Afghanistan, the war the people no longer understand

Staff WritersJune 23, 2011 

President Barack Obama cited the cost of the war in Afghanistan as one reason he will withdraw more than 30,000 troops from the country by the end of 2012. Few states know as well as North Carolina what that conflict has cost in lives and in quality of life for the families of service members who have been sent to Afghanistan again and again.

At least 345 service members based in North Carolina have been killed in more than nine years of fighting in Afghanistan, according to the Department of Defense. In this state, in the home of two of the nation's largest military bases, enthusiasm for the effort seems to have dropped as the casualty count has continued to rise.

Some may view the plan to withdraw about a third of the forces now in Afghanistan as a form of surrender and an invitation to terrorists who found sanctuary in the country in the 1990s to return.

Others point to the killing of Osama bin Laden and the decimation of Al-Qaeda in Afghanistan as indications that U.S. forces have done what they were sent to do, and maybe all they can do.

"I think there is a real fatigue" with the war, said Todd Culpepper, executive director of the International Affairs Council, a nonpartisan group based in Raleigh that hosts speaking events and other programs to encourage understanding of global affairs.

That fatigue, Culpepper said, is reflected in increasing pressure by Democratic and Republican politicians to draw down forces in Afghanistan, and by the frustrations of families whose soldiers and Marines are on their second and third deployments.

Many people, Culpepper said, have only a vague idea of why U.S. troops are still in Afghanistan.

"The war on terror is a bit ambiguous," he said. "People wonder, who is our enemy exactly? We had that in bin Laden, but now he's dead. I don't know that the average person understands why we're in Afghanistan specifically, versus somewhere else."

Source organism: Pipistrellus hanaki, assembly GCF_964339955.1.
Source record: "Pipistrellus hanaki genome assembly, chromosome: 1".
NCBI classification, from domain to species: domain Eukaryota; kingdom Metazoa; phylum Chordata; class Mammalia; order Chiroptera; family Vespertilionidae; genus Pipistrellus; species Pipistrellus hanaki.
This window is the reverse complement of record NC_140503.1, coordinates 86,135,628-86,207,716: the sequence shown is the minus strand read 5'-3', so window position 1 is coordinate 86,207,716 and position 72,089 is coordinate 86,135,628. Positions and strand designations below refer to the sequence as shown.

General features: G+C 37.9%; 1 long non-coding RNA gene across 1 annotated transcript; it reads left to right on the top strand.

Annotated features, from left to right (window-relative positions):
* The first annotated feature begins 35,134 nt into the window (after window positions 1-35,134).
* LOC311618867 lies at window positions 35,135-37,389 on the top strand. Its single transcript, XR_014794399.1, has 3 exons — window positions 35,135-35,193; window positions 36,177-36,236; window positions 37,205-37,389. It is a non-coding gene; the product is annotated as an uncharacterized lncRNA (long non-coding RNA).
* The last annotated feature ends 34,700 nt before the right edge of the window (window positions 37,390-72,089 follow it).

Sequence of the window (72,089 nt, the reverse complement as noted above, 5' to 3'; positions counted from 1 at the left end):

Republican U.S. Rep. Walter B. Jones, whose district includes Camp Lejeune, the Marine base, has been pressing for an accelerated withdrawal of U.S. troops from Afghanistan, where the war has cost nearly half a trillion dollars so far, according to the Congressional Research Service.

"I want the president to give a deadline and start bringing the troops out," Jones said. "The longer we're there, in my humble opinion, then the longer we might stay. We have done what we said we would do. Why do keep propping up [Afghan President Hamid] Karzai at $10 billion a month?"

Going forward, he said, the U.S. will be able to use a more targeted approach against Al Qaeda

"Hit 'em in their own back yard," he said, "with drones and bombs and killer squads. That's the way we need to fight terrorism. That comes from talking with military experts."

Hal Brands, an assistant professor at Duke University's Sanford School of Public Policy, said polling has shown waning American interest in the war, and recent events suggest increasing pressure to get out.

The U.S. Conference of Mayors passed a resolution this week calling for an early end to the wars in both Afghanistan and Iraq and a redirection of military spending to domestic priorities. And the Congressional Budget Office said Wednesday that without significant tax increases , spending cuts, or both, the national debt will soon get out of control.

Brands said Afghanistan presents a dilemma for Obama, who came to Camp Lejeune in 2009 to announce the troop surge but then, "never really made the war his own," as his predecessor, George W. Bush, had.

Now, he said, the president faces the risk of pulling out of the country too soon, leaving it to the possibility of renewed instability and internal violence, or staying indefinitely and still not achieving the goal of a stable country whose government can take care of its people and which does not become a haven for terrorists.

"The problem is, there is the potential for failure on all sides," Brands said.

ROTC Lt. Col. Kenneth J. Ratashak, a professor of military science at N.C. State University, agreed that the decision could come down to economics.

"The nation really has to decide about our priorities," Ratashak said. "The big conversation will be about the amount of time we've spent in Afghanistan and Iraq, and the economic situation here."

Ratasha Smith of Raleigh has already decided.

"I am concerned and sympathize with the efforts of the war to help the people of Afghanistan," Smith said. "But I would like to see as much time, effort and attention paid to our situation over here."

martha.quillin@newsobserver.com or 919-829-8989

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